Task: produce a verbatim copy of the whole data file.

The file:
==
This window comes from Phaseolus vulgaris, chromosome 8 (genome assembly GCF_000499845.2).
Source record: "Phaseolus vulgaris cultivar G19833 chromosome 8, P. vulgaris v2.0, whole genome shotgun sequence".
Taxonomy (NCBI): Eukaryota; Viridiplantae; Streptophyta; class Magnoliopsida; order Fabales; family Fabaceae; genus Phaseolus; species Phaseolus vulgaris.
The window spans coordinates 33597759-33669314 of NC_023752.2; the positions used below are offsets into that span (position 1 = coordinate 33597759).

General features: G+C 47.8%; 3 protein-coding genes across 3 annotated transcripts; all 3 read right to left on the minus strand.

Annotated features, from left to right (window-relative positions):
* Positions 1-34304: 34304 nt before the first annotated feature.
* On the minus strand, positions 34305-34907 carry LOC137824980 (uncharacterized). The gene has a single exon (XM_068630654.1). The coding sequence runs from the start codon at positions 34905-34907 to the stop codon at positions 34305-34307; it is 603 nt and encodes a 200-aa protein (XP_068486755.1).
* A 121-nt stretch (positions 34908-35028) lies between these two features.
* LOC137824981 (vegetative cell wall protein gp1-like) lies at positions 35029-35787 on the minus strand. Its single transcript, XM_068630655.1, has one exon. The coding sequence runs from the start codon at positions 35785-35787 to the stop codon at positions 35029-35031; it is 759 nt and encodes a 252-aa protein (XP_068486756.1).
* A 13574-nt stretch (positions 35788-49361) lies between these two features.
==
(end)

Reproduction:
This window comes from Phaseolus vulgaris, chromosome 8 (genome assembly GCF_000499845.2).
Source record: "Phaseolus vulgaris cultivar G19833 chromosome 8, P. vulgaris v2.0, whole genome shotgun sequence".
Taxonomy (NCBI): Eukaryota; Viridiplantae; Streptophyta; class Magnoliopsida; order Fabales; family Fabaceae; genus Phaseolus; species Phaseolus vulgaris.
The window spans coordinates 33597759-33669314 of NC_023752.2; the positions used below are offsets into that span (position 1 = coordinate 33597759).

General features: G+C 47.8%; 3 protein-coding genes across 3 annotated transcripts; all 3 read right to left on the minus strand.

Annotated features, from left to right (window-relative positions):
* Positions 1-34304: 34304 nt before the first annotated feature.
* On the minus strand, positions 34305-34907 carry LOC137824980 (uncharacterized). The gene has a single exon (XM_068630654.1). The coding sequence runs from the start codon at positions 34905-34907 to the stop codon at positions 34305-34307; it is 603 nt and encodes a 200-aa protein (XP_068486755.1).
* A 121-nt stretch (positions 34908-35028) lies between these two features.
* LOC137824981 (vegetative cell wall protein gp1-like) lies at positions 35029-35787 on the minus strand. Its single transcript, XM_068630655.1, has one exon. The coding sequence runs from the start codon at positions 35785-35787 to the stop codon at positions 35029-35031; it is 759 nt and encodes a 252-aa protein (XP_068486756.1).
* A 13574-nt stretch (positions 35788-49361) lies between these two features.